If I’m in a hurry and want something filling and full of flavor, omelettes are the perfect choice.  I start by cracking 3-4 eggs in a glass jar and whisking them up with a fork.  I’ll add some shredded cheese, salt and pepper.  A pinch of garlic powder is also good to whisk in.  Melt a little bit of butter or olive oil in a pan and pour the whisked eggs into the skillet.  I add some chopped vegetables and meat into it.  Chopped bacon or lunch meat adds some extra flavor and protein.  Spinach, arugula, bell peppers and onions are also delicious to chop up and add in.  Omelettes are a quick win when you’re craving an egg-heavy, fast and nutritious breakfast.


Mediterranean Egg Sandwiches

If you’re not a fan of the egg, you might really like these.  Mediterranean egg sandwiches are full of flavor that isn’t egg-y.  Start by cooking up a couple of pieces of bacon and chop them up.  Pre-packaged bacon pieces works also. Chop up a few sun-dried tomatoes and whisk them with some eggs. Scramble the eggs and tomatoes, and sprinkle with feta cheese.  If you have an avocado, thinly slice one half of it up.  Tuck the avocado slices, eggs and bacon into a piece of pita bread.  Add some pesto or herbs to taste.


Hide Them!

I mentioned that I’m not always a fan of eggs, but, due to the large flock of chickens I always keep, we usually have an overflow of eggs.  Part of the way that I combat this is by using egg-heavy recipes.  When I make cakes, brownies or other baked goods, I use recipes that call for 3-4 eggs, instead of 1-2.  Not only do these recipes usually have a better texture and flavor at the end, but I can use up more of our eggs.  *Note- most recipes that are from scratch, rather than out of a box, generally call for more eggs.

One of my favorite go-to dessert recipes is for fudgy brownies.  The recipe calls for 4 eggs to make one pan of brownies!  Most boxed brownie recipes call for one egg.  I use an Amish recipe for a chocolate cake that also calls for four eggs instead of just one or two like many boxed mixes do.

There are many ways that you can eat eggs.  When you find yourself stuck on how to use your eggs up, get creative.  Look for egg-heavy recipes.  Think about how you can incorporate some of your favorite flavors into an egg recipe.


Nana’s Cornbread Chicken and Dressing

With turkey shortages on the rise this year, why not try a recipe with chicken instead?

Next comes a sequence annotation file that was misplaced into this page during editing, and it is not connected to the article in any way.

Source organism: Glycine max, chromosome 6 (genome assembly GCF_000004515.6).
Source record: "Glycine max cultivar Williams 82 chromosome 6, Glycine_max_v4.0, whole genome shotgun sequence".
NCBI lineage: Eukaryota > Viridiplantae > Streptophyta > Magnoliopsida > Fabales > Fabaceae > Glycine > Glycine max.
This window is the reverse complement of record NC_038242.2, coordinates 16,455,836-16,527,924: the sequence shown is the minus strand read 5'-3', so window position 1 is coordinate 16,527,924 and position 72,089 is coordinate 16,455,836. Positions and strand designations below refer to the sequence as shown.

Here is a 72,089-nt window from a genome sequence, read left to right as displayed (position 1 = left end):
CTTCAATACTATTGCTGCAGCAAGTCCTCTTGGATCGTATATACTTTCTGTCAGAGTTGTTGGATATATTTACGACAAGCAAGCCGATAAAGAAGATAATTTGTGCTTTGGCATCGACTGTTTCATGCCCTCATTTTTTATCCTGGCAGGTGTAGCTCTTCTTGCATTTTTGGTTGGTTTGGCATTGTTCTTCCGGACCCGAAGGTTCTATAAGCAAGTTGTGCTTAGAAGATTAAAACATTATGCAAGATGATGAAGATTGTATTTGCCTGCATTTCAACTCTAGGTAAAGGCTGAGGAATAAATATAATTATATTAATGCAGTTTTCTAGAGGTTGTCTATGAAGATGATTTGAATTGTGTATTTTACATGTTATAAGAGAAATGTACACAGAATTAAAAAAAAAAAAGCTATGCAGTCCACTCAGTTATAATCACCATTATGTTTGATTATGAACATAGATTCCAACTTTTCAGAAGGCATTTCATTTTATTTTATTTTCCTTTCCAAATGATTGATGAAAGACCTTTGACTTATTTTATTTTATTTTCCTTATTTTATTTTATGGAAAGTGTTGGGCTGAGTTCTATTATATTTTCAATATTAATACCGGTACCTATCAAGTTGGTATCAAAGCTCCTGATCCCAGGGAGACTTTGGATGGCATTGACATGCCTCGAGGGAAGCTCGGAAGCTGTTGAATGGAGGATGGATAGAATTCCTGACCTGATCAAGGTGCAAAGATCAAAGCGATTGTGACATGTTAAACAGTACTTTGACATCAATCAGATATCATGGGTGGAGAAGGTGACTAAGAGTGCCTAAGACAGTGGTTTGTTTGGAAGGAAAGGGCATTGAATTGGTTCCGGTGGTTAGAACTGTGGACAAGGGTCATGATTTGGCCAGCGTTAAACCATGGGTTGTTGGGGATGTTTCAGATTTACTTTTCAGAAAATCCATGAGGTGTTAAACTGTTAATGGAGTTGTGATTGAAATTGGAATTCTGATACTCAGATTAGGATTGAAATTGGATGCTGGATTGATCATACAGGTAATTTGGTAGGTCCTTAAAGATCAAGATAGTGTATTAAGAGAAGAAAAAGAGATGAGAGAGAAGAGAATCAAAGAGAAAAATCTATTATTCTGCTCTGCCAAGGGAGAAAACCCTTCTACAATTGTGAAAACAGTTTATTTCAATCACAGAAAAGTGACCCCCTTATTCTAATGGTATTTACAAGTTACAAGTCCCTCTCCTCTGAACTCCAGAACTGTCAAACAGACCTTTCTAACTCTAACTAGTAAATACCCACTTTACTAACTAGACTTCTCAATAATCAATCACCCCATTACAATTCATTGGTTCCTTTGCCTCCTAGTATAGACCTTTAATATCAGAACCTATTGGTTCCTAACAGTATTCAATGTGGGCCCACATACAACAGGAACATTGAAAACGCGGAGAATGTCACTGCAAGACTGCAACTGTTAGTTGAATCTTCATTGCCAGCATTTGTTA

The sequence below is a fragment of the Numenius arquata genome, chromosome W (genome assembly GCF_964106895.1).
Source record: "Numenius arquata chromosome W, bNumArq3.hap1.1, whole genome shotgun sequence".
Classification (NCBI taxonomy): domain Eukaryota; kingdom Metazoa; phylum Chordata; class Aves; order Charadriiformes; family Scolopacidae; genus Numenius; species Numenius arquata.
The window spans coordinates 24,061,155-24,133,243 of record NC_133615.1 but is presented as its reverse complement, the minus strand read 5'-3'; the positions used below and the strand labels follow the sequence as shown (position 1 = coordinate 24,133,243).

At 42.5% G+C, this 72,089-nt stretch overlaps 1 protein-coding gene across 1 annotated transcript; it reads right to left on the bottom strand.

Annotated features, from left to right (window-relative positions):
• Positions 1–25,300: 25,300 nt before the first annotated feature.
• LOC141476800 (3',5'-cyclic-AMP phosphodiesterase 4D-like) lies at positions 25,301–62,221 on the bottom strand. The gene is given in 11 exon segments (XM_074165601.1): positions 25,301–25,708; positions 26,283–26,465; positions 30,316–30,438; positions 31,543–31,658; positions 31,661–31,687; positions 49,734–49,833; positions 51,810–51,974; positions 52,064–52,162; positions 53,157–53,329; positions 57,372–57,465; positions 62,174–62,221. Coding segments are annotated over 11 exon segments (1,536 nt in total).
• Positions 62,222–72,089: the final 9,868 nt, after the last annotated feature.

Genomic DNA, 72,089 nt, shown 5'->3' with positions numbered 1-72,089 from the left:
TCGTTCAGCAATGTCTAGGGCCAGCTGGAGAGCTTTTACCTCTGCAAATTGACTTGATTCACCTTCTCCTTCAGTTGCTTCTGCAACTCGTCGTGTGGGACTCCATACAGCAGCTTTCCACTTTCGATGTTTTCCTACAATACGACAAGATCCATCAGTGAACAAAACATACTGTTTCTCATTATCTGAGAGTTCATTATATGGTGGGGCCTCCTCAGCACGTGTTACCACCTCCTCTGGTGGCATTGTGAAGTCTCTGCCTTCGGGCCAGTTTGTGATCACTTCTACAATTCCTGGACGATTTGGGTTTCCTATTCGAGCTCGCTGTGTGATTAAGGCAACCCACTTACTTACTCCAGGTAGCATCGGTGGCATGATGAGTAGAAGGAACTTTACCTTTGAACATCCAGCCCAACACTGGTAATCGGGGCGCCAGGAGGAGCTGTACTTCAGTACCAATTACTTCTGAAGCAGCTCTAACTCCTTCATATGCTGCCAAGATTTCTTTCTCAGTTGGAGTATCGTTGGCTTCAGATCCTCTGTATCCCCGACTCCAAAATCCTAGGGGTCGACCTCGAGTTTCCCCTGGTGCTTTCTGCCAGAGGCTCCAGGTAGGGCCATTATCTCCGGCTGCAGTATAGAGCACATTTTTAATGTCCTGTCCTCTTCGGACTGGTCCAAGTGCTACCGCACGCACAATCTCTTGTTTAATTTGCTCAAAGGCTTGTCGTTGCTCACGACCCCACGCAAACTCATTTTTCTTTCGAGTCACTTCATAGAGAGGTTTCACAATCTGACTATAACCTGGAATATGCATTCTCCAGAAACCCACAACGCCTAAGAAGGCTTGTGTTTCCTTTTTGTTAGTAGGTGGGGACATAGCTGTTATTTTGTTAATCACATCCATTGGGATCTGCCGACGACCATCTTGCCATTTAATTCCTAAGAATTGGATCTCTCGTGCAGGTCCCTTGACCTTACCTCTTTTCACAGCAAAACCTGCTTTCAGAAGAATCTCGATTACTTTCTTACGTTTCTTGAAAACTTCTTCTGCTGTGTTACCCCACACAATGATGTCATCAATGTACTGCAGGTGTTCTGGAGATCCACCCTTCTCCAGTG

Northerners make stuffing, Southerners make dressing.

Although both are delicious, I may be a little biased towards the Southern classic. Chicken dressing is actually a very popular Southern dish and is served all times of the year. That being said, it is absolutely a Southern Thanksgiving staple! I hope y’all can give it a try this year!

Chickens specifically bred for meat production, such as Cornish Cross or Rudd Rangers work great for this recipe. However, you don’t have to have a special breed. At my home, we occasionally cull excess roosters and use them in any recipe that calls for chicken.

Chicken Preparation:

Cook a whole chicken in the crock pot or roast it the day before.

Reserve all shredded meat and save the stock left behind. This will really add a wonderfully rich flavor! (Store bought rotisserie chicken works fine as well!)


Cornbread Recipe:

  • 1 cup self-rising cornmeal
  • ½ cup self-rising flour
  • ¾ cup buttermilk
  • 2 eggs; beaten
  • 2 Tb vegetable oil


Preheat in 400 F oven, and cook until done and brown on edges.


Dressing Recipe:

  • Cornbread (as prepared prior)
  • 7 slices oven dried white bread
  • 1 sleeve saltine crackers
  • 8 tbsp butter
  • 2 cups celery; chopped
  • 1 large onion: chopped
  • 7 cups chicken stock
  • 1 tsp salt; careful not to add too much
  • 1 tsp black pepper
  • 1 tsp dried sage
  • 1 tbsp poultry seasoning (optional- if you’re using meat from a farm raised bird, this will not be necessary)
  • 5 eggs; beaten
  • Shredded meat from one chicken (dark and white)



  • Preheat oven to 350 F.
  • In a large bowl, combine cornbread, dried white bread slices, and saltines. Set aside.
  • Melt butter in large skillet over medium heat. Add celery and onion; cook until transparent, 5-10 mins. Pour vegetable mixture over cornbread mixture. Add the stock, mix well, taste, and add salt and pepper to taste, sage and poultry seasoning. Add beaten eggs and mix well. Reserve 2 heaping tablespoons for gravy.
  • Pour mixture into a greased pan, 9 x 13 works great. Bake until dressing is cooked through, for about 45 minutes or so.


Mixture should be consistency of uncooked cornbread.

After about 15 minutes, stir dressing down from sides to cook uniformly.

Optional; add can of cream of chicken soup for added flavor.

Try using some of your own, farm raised meat this year or next! You’ll enjoy the reward of serving a farm to table dinner that impresses your friends and family! It pairs wonderfully with cranberry sauce, sweet potato casserole, and turnip greens!

Poultry Watering Systems

Poultry watering systems come in many shapes and sizes these days, and your local feed store will have several options. So, which one is right for you?

There are advantages and disadvantages to any product, so choose the one that is best suited to your situation. As I tell any farmer, beekeeper, or gardener: “Do what works for you!”

Some of your choices for watering systems are:

-Metal founts

-Plastic founts

-Water troughs